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Investment in Ukraine Property and Euro in 2012: Is it Really Worth?

The roller coaster that is the Ukraine property market is decisively not for the faint hearted, but with Euro 2012 fast coming, is an investment in Ukraine property worth some consideration?

Facts about Ukraine Property

  • 2000 to 2008: property prices ballooned an incredible 1,000%, with the bulk accounted for by the housing boom of 2005-2008, which was fueled by foreign buyers along with strong economic growth, with GDP galloping along at a 8% clip from 2000 to 2007.
  • 2009: Ukraine was caught up in the economic collapse that swept through the world starting in 2008 and the price of flats in the capital of Kiev contracted by a huge 26.
    5%. GDP took a tremendous hit of 15%, partly due to a collapse in steel, Ukraine’s major product.
  • 2010: the city of Kiev experienced a further decline of 14.6% in flat prices.
  • 2011: the same flats in Kiev suffered an additional drop of 4.4% for the year, although prices improved by 25.7% until November from a year ago, then fell back.
  • April 2012: Kiev apartments jumped by 28.9% to $2,970 per square meter, albeit still 30% off from the peak of 2008.

What can cause Ukraine Property to improve so drastically into 2012?

  • Well, Particularly in light of the fact that flat prices in Kiev kept falling despite an economy expanding by 4.1% in 2010 and a further 5.2% in 2011?
  • The Ukraine economy is also expected to slow to a 3% growth rate in 2012, amidst the backdrop of the Euro zone financial crisis.
  • Well, a widely offered explanation for the run up in apartment prices is the Euro 2012 soccer championships hosted by Ukraine in partnership with Poland, slated to start on June 8 and end on July 1.
  • Speculation is rampant that this major sporting event will spur foreign investor demand for an investment in Ukraine property, as no major restrictions are placed on foreign property buyers and there are no property taxes. Capital gains are furthermore not levied on first property purchases.
  • However, a darkening cloud is gathering, buoyed by the incarceration of former Ukrainian Prime Minister Yulia Tymoshenko by Ukraine President Viktor Yanukovych, which is viewed globally as pure political revenge.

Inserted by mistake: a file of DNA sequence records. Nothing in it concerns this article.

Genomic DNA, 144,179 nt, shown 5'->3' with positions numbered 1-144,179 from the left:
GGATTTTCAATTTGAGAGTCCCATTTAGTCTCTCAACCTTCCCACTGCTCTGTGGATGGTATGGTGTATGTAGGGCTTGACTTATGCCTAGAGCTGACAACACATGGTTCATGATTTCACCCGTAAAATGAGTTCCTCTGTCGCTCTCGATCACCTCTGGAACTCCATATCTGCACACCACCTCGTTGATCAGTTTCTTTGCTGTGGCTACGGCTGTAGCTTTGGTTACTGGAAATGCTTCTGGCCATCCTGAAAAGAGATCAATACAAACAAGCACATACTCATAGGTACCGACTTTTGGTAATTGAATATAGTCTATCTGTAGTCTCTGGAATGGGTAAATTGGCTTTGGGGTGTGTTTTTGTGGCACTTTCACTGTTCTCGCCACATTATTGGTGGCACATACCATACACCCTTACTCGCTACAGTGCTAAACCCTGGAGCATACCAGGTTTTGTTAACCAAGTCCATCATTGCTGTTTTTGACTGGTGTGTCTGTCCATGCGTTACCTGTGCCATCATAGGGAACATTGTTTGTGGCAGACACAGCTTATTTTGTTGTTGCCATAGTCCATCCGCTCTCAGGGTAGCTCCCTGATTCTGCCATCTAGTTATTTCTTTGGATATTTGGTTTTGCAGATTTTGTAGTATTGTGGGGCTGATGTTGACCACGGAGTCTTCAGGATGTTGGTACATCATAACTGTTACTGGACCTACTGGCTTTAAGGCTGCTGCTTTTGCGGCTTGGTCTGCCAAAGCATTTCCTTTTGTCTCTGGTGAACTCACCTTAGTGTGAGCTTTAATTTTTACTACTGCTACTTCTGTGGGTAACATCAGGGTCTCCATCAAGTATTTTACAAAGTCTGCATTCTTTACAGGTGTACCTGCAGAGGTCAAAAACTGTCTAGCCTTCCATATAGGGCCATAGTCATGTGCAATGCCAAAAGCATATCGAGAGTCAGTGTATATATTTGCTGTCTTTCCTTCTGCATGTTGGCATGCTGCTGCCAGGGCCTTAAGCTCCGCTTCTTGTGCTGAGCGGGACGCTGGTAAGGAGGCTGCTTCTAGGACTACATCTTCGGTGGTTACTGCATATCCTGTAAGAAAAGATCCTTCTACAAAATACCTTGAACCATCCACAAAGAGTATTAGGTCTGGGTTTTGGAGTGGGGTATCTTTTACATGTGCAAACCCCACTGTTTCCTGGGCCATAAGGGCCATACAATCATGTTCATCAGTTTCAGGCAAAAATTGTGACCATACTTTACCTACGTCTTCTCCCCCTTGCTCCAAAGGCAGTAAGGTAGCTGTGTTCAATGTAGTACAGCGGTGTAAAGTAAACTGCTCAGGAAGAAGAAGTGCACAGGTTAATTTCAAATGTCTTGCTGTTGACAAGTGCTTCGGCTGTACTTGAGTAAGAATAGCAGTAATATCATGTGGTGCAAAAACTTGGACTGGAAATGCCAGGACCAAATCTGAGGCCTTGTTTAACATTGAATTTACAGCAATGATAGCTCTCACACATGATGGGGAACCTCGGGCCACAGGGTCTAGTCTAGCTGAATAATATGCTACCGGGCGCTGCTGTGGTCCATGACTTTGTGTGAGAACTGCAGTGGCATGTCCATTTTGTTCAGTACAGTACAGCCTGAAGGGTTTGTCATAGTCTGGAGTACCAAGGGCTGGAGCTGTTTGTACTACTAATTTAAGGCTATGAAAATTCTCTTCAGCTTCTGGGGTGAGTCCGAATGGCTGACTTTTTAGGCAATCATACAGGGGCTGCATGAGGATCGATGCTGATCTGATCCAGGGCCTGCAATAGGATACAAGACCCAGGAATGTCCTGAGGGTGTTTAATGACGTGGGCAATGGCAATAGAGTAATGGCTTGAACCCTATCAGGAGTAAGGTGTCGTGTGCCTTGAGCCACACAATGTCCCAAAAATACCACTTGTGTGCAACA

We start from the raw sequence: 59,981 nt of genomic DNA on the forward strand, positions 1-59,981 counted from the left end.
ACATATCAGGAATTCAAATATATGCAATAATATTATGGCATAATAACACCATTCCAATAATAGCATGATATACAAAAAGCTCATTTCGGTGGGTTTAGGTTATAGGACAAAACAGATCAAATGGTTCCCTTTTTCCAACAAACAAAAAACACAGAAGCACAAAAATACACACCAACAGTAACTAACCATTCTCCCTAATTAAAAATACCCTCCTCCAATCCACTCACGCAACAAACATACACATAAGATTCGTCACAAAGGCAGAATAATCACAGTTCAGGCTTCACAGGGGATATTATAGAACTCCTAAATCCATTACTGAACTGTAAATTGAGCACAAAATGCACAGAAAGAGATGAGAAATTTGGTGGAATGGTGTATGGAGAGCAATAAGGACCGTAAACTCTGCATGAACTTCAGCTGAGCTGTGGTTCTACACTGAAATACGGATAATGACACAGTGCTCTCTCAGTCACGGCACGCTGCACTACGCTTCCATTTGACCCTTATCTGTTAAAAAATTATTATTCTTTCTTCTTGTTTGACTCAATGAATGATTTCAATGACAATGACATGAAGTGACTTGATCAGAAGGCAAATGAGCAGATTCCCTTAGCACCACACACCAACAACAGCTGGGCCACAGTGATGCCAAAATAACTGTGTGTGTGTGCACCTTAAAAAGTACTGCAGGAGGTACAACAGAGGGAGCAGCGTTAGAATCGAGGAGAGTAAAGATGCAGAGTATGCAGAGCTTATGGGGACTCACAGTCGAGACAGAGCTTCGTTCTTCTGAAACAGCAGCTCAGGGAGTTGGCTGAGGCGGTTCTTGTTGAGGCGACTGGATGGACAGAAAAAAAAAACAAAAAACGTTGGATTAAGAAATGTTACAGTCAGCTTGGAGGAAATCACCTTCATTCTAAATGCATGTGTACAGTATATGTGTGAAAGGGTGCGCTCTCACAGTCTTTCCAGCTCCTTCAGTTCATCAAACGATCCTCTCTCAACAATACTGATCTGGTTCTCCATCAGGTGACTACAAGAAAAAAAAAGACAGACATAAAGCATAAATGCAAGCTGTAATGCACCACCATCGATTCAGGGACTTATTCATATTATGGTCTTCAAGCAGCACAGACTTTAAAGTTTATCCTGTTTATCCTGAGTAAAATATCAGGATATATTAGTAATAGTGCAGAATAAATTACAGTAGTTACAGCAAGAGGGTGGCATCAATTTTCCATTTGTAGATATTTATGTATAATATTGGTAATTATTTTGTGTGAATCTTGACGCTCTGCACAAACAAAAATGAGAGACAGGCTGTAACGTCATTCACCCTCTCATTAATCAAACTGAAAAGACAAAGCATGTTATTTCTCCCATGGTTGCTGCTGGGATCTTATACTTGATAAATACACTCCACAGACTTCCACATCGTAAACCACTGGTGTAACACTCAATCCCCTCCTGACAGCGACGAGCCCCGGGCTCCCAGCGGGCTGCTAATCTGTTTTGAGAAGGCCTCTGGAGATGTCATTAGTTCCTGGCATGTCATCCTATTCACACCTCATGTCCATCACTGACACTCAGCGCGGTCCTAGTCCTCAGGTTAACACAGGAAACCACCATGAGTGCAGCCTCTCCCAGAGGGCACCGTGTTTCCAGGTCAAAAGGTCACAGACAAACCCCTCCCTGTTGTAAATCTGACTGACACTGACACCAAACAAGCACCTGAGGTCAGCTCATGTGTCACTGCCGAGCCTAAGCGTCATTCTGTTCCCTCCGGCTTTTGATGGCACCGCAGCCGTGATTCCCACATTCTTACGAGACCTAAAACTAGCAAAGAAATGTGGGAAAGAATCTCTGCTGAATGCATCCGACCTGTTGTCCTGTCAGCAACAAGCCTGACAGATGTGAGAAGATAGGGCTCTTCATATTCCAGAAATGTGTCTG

Various European leaders have vowed to boycott Euro 2012, the most prominent of whom is German Chancellor Angela Merkel, although numerous observers have disputed that this stance can influence the political situation in Ukraine. President Vladimir Putin of Russia has argued that the case of Tymoshenko should be separate from Europe’s most prestigious sporting event, as others pointed to the fact the U.S. boycott of the 1980 Moscow Olympics was largely inconsequential.

To their credit, after large numbers of tourist complaints about price gouging at Ukrainian lodging facilities, Ukrainian activists have formed The Friendly Ukrainian initiative to provide free accommodations, translation and other services to foreign guests, such as airport pickups and guided tours. The aim of the group’s program coordinator, Viktoria Svitlova, is to portray how friendly and hospitable Ukraine can be.

This admirable private initiative may well turn the tide on negative perceptions, and make an investment in Ukraine property more palatable, especially for multinationals looking to set a foothold onto what is the bridge between European, Russian and Asian commerce. The World Bank also made the case for Ukraine as having significant upward economic potential, due to its educated work force, considerable domestic market, and natural resources. Fitch Ratings chimed in by declaring that the government budget is performing ahead of target.

Invest in Ukraine property, anyone? Leave  a comment 🙂

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